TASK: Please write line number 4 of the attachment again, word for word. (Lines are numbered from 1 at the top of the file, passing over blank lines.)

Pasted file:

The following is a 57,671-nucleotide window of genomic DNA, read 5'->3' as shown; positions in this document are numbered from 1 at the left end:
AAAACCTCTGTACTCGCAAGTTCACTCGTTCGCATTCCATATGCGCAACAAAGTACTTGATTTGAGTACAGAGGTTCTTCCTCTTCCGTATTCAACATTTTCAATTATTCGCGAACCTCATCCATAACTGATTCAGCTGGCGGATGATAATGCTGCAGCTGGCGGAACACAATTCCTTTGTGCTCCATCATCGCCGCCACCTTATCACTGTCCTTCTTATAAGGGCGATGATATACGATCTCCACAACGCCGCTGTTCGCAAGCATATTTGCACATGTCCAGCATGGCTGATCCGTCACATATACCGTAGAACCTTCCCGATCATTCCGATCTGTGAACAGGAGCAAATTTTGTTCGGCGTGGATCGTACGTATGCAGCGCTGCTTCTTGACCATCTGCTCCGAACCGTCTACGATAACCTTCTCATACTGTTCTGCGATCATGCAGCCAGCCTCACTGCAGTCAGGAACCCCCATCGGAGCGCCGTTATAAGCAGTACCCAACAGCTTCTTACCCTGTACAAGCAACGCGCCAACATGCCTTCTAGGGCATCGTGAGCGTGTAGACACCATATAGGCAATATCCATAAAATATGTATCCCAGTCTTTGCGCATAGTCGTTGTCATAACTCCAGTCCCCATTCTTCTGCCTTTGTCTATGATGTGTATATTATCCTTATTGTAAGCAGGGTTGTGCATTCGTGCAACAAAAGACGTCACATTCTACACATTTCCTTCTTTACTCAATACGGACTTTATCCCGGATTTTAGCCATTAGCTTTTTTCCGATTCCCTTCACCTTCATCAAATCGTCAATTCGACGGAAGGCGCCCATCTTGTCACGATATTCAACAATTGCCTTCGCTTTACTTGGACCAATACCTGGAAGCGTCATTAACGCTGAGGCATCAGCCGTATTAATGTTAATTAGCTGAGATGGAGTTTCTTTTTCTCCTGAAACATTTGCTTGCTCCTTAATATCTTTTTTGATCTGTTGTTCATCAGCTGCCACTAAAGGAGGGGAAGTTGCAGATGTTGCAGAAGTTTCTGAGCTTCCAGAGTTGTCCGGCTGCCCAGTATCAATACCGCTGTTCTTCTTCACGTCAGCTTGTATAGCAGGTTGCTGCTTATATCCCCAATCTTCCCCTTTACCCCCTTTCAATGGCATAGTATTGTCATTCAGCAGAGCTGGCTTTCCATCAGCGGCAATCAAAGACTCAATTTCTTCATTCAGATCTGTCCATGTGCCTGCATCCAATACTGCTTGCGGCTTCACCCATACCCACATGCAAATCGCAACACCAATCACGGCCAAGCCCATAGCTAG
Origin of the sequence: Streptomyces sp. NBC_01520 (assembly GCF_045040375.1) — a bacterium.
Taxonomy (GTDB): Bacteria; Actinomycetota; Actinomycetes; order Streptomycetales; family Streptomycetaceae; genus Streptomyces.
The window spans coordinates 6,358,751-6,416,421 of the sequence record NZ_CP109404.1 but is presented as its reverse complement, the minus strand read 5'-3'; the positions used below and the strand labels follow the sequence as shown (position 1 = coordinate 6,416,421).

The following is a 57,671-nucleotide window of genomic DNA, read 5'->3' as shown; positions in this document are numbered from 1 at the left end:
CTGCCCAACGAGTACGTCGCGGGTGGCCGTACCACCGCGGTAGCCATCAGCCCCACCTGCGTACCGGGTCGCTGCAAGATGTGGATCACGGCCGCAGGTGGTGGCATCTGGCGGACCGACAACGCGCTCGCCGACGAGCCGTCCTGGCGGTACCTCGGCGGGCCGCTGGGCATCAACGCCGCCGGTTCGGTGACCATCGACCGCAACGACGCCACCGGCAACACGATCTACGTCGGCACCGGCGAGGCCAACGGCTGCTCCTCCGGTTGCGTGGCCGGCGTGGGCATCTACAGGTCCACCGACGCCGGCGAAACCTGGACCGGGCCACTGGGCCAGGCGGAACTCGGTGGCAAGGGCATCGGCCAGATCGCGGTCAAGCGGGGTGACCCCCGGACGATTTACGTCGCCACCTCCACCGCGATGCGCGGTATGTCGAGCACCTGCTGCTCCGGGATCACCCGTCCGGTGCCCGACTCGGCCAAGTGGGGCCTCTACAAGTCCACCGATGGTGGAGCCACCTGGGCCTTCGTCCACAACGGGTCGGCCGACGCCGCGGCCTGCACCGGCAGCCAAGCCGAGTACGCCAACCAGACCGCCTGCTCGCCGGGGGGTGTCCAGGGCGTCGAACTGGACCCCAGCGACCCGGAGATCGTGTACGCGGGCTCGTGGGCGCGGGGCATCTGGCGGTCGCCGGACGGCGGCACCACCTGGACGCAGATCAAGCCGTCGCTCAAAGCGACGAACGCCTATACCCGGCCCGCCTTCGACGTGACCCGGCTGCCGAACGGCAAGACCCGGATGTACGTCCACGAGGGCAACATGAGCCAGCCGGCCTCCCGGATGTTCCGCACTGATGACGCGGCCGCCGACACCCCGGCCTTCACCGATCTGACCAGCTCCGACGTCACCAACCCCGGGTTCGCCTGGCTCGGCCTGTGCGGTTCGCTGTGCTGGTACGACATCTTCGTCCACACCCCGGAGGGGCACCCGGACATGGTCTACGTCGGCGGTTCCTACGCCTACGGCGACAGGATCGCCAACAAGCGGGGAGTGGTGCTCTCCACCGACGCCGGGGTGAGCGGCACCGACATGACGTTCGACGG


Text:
Taxonomy (GTDB): Bacteria; Actinomycetota; Actinomycetes; order Streptomycetales; family Streptomycetaceae; genus Streptomyces.